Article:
(MA) DTLT: TECW – Week 23 – The Character Exercise

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Step 1

Choose a character, write a list of curiosities and chose the most intruiging and interesting

Think about the character’s appearance, profession and personality

Step 2

Place the character in a specific situation

Step 3

Answer the following questions:

– where is your character?

– what can they see under their feet?

– what can they see in the distance?

– what can they touch with their hands

– what can they smell?

Brainstorm

Corporal Williams, female soldier, athletic, shaved, polygot, loner, logical, decisive, ambitious, impatient, moody and sensitive. Insomniac. Desire to prove herself. Wants to quit smoking. Wears dirty military fatigues. Doesn’t speak much. Very effective as a commanding soldier. On a spacecraft. On a dangerous mission.

Write the First Paragraphs

A constant hum of machines labouring under constant use, fills the airy void. The walls are twisted aluminium sheets, light-weight and durable, lasers beaming against polished titanium ionic columns. The low ceiling is overrun with wires and cables, the floor below lain with grids of iron. A whiff of gas permeates the environment. Drones hover around the dim lights, seemingly identifying patterns. The SS is the newest craft of its kind, co-captained by Artificial Intelligence devices, engaged in deeper learning using computer algorithms.

Corporal. Michelle Williams is one of the few soldiers with specialist knowledge of neural networks stationed aboard this spacecraft. She was drafted in to oversee the work of the robots and drones, but had been recently demoted to a guard position. Of athletic build, the shaved head atop her stocky frame manages to attract and repel in equal measure. And yet a subtle movement which draws the attention from scalp to face, rewards the viewer with two small oceans, so crystal clear and deep, that each blink seems to bring minute waves crashing and flashing in the corner of her green eyes. They dart this way and that, wary of any signs of movement from the heavily-guarded prison room just metres away.

She wears military fatigues now, faded, dirty and dust-laden. So worn, you cannot see where the materials end, and her skin begins, impossible to peel off. With a certain precision, she unbuttons her top pocket and swiftly removes a crumpled cigarette box. A simple shake reveals one, solitary, nicotine-stick. “Merde, a la fin” she hoarsely whispers to herself. Her voice a mythical device, short is she with words, preferring to do rather than say. The tabacco butt is gently placed on her lower lip, the upper lip moves to enclose it. A v-sign is made and she slowly mimicks the action of a smoker. But there is no lighter. There is no smoke. Today she is not smoking. Today there is no struggle with addiction. For other things haunt her. Other things cloud her mind.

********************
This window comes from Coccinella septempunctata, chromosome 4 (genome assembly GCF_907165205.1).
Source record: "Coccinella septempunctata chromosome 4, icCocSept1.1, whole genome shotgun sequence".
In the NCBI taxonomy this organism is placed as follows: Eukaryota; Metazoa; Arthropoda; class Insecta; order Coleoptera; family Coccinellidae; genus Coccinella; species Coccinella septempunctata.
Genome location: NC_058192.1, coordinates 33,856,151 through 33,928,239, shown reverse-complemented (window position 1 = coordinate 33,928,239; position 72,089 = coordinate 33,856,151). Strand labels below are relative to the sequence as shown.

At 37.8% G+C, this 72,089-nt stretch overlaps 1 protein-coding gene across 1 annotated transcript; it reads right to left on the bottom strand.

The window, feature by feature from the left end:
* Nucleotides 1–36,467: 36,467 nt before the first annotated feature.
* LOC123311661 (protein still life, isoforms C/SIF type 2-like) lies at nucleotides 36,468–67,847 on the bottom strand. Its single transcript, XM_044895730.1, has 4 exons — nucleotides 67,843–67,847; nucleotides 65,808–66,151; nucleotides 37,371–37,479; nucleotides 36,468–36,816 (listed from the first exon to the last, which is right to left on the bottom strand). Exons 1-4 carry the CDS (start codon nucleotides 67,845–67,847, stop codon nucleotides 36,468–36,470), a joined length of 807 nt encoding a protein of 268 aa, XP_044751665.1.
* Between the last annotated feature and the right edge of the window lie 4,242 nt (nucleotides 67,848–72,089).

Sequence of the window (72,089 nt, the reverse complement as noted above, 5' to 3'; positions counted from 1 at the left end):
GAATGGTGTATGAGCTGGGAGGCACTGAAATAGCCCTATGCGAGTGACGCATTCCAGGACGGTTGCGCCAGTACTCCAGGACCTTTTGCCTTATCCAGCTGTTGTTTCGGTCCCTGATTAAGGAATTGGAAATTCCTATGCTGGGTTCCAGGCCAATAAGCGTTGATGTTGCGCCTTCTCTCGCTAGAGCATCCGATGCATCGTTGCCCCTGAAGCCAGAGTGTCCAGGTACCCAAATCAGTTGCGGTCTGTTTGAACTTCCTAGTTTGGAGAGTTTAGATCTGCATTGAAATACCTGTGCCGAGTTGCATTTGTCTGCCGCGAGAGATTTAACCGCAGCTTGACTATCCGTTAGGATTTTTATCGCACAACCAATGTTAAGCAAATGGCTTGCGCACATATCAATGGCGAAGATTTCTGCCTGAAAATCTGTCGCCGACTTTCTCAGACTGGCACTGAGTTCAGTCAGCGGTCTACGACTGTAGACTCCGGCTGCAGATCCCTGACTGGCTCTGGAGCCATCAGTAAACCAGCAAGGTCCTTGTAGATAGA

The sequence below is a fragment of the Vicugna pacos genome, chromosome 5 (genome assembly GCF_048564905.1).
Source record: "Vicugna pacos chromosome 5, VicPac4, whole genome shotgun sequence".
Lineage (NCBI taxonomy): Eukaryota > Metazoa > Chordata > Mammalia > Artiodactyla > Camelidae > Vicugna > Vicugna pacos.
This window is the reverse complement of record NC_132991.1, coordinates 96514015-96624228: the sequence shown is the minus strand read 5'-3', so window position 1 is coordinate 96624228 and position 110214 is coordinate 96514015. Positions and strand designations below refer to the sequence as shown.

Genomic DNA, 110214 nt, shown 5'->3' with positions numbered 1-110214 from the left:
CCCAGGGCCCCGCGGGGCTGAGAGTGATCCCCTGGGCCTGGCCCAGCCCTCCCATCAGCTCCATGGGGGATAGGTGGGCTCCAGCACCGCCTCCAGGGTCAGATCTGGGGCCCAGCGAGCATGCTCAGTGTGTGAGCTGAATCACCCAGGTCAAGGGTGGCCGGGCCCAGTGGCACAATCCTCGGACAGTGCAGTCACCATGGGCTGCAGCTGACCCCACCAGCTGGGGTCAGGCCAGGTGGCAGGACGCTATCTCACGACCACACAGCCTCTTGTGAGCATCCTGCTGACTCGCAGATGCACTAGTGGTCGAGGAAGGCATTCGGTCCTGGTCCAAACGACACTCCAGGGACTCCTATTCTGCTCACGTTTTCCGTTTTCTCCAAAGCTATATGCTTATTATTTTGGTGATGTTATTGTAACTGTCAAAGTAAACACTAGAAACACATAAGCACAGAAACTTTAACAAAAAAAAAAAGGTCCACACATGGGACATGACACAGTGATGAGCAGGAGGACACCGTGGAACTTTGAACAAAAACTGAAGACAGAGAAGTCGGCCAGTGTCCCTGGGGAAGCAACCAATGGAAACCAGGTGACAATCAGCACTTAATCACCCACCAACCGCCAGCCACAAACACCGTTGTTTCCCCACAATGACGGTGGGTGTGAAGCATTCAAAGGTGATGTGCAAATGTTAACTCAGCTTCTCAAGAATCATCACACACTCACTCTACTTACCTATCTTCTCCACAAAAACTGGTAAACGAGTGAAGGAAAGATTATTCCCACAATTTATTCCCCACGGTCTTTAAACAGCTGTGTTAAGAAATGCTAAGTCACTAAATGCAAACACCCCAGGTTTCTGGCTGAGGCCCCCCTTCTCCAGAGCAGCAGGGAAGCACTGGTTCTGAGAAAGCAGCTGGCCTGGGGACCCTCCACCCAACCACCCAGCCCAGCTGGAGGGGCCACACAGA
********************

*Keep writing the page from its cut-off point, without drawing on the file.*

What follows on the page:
Coming from a family of decorated soldiers, refusing to follow command translates as naked ambition, burdened is she with a desire to be the best. And the guise of haunting mute is validated by successful mission executions. Heightened spatial awareness coupled with an uncanny ability to pre-empt logistical complications, one would regard her a valuable asset were she not so aversive to cooperating with others. But relationships are inevitable aboard the ship. Trust, the foundation of all communication. Co-dependency the difference between life and death. This, Corporal. Williams learned the hard way. This, was a valuable lesson that ended in pain. And no matter how many cigarettes she put out, the dying words of her partner burned in her mind.

Reflections

I think this has been a very useful exercise, that helped me flesh out my character and explore where she is and what she is doing. Now I need to combine this beginnning with the first draft I have already penned. The second draft will be published soon!

1 Comment on “(MA) DTLT: TECW – Week 23 – The Character Exercise

  1. Very exciting! I felt as if I were reading a Star Trek episode!
    We have a more direct and deep access to your character and her environment now and it’s great, we empathise with her now, we care, we want to know, not only ‘what will happen’ but ‘what is going to happen to her’.

    A very powerful line was for me when she talked. Is she French? That made her so real. Maybe concentrate on this type of ‘showing’ her, her words, her actions. Some descriptions (like her relationship with smoking and her relationship with people) would be highly enhanced if transformed into actual scenes when we see her ‘in action’ (maybe flashbacks). Remember that the more specific, the better. Great exercise!
    I look forward to reading the new version of the story.

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